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Entrepreneurship Program Launched at Mississippi College

MC student Kyle Alford of Tupelo is a biomedical sciences major and entrepreneurship minor.

A successful entrepreneur, Jonathan Ishee serves as the CEO and president at Broad River Furniture.

A 2000 Mississippi College business administrative graduate, Ishee leads a booming company based in Charlotte, North Carolina. What began in 2003 as a firm he co-founded with one location in Pineville, N.C. spread across the state along with stores in South Carolina and Georgia. The company is staffed by hundreds of employees.

Ishee is counted among the bold and innovative entrepreneurs making a difference in business circles across America. MC School of Business leaders point to the alumnus as a role model for students engaged in a new program launched on the Clinton campus.

Starting this Fall, Mississippi College students have the opportunity to be entrepreneurship majors or minors. At the moment, there are 60 students signed up forclasses. There are seven majors, but the program is expected to experience dramatic growth in years to come.

The program in Self Hall, said MC Business Dean Marcelo Eduardo, “will provide students with a valuable option that will enhance their ability to imagine, create, plan, develop and operate a new venture.

The curriculum incorporates all phases of business plus a diverse array of complimentary activities. That includes academic competitions, employing anentrepreneur in residence, company internships and a high-tech business incubator. “All make for a strong and vibrant career option for our students, Eduardo said.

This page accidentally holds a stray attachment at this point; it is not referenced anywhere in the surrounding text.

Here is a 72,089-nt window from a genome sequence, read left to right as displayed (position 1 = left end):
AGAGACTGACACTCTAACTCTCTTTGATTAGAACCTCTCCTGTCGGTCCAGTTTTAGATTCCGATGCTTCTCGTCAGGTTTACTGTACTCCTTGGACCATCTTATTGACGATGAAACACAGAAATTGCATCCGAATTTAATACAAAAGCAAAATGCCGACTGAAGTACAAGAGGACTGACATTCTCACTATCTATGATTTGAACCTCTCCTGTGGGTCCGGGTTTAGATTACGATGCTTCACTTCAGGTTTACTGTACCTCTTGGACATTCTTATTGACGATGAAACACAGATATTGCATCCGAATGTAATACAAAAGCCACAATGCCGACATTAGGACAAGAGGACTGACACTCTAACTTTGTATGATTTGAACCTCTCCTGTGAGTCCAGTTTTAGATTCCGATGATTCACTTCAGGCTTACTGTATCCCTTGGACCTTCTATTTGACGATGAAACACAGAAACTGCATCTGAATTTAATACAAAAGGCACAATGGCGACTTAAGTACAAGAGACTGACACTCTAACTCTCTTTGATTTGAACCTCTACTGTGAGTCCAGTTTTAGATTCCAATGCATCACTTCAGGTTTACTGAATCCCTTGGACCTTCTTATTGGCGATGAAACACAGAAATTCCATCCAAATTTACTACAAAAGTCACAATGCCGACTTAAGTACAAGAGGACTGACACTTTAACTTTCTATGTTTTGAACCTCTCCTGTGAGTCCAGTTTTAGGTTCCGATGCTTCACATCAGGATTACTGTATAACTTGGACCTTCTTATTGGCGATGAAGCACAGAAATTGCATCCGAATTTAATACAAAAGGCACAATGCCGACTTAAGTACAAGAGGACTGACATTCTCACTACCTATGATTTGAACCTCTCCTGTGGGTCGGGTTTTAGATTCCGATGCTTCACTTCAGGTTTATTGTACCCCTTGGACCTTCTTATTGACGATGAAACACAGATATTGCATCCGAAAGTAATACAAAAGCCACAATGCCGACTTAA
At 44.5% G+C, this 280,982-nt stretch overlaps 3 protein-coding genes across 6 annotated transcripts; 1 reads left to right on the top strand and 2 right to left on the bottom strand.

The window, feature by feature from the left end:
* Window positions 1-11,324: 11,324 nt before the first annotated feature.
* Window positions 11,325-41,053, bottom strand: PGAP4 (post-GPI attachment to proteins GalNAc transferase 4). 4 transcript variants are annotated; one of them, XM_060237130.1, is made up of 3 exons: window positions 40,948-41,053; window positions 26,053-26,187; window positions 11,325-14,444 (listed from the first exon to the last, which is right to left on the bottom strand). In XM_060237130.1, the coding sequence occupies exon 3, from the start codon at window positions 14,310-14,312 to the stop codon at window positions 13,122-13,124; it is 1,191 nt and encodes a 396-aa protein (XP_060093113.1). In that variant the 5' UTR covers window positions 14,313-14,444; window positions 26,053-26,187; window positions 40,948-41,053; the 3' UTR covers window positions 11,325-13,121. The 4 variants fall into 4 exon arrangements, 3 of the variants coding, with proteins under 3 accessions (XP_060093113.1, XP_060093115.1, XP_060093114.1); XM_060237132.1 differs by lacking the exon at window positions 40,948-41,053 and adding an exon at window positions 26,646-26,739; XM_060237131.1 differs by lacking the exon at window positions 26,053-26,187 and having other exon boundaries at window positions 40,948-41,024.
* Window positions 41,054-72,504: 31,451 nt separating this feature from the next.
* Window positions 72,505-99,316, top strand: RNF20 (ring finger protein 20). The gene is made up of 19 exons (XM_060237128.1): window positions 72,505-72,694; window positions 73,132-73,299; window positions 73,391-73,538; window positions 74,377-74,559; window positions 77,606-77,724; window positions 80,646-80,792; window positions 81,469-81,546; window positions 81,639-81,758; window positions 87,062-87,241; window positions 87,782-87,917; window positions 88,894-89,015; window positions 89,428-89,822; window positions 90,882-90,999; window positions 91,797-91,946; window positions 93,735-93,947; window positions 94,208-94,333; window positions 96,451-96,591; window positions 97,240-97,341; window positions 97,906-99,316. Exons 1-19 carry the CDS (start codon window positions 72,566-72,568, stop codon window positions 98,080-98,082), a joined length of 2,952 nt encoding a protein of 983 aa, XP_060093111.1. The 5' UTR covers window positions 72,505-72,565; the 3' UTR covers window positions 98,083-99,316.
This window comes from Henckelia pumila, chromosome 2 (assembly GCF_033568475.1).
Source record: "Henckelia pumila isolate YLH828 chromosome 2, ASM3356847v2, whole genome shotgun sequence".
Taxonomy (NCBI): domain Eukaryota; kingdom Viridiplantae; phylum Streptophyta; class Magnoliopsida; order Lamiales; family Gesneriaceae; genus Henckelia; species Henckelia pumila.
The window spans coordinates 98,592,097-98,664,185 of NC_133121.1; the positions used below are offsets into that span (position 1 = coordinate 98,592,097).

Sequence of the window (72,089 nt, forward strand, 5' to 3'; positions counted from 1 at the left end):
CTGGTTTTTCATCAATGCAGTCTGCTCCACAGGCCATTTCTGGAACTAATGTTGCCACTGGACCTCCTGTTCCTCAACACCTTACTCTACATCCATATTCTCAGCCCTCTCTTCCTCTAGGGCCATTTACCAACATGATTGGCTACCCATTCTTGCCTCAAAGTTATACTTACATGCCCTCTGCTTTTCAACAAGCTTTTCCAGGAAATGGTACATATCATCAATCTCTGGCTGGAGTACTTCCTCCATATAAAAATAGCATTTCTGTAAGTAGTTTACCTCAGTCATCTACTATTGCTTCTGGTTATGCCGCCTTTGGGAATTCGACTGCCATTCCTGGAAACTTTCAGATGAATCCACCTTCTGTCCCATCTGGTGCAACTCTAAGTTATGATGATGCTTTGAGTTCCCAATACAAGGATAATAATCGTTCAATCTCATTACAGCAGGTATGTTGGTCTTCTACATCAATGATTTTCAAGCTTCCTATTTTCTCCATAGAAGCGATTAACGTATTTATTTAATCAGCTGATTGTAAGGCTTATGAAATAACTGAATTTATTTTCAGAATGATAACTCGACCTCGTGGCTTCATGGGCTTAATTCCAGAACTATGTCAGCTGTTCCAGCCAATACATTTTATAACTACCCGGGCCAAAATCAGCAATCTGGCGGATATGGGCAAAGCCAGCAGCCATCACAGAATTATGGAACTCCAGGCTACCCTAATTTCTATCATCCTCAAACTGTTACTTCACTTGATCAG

MC School of Business leaders were delighted to invite Ishee back to the Clinton campus in late September to tell hundreds of students about his retail company. He also touched on the possibilities ahead for prospective entrepreneurs with big dreams.

Millions of Americans see the upside in the marketplace to becoming entrepreneurs. Fans of the popular ABC TV show “Shark Tank, each week are treated to the business vision of emerging entrepreneurs. Whether the show’s guests work with “Shark Tankinvestors like Mark Cuban or not, they often bring interesting ideas to the table.

The idea-rich Mississippi College program is designed for people who want to run a small business, says professor John Brandon, who oversees entrepreneurship studies.

Courses showcasing entrepreneurship don’t just appeal to business students. They are important for students with majors in Christian studies, music, art, and many others, Brandon said.

MC student Kyle Alford of Tupelo is majoring in biomedical sciences. But he believes his minor in entrepreneurship is key to achieving much more as a dentist.

A 2015 Tupelo High graduate, Alford, 20, says the minor at Mississippi College will equip him valuable business skills should he pursue his dreams of owning a dental clinic in a few years.

Planning to graduate MC in May 2019, Alford will apply to the University of Mississippi School of Dentistry in Jackson.

In the months ahead, Mississippi College School of Business leader will promote thenew initiative. The program on the Clinton campus should receive a major boost soon. Eduardo, Brandon and others anticipate the creation of an entrepreneur center at the 5,121-student Baptist-affiliated university in 2018.

For more details, contact John Brandon at or Marcelo Eduardo at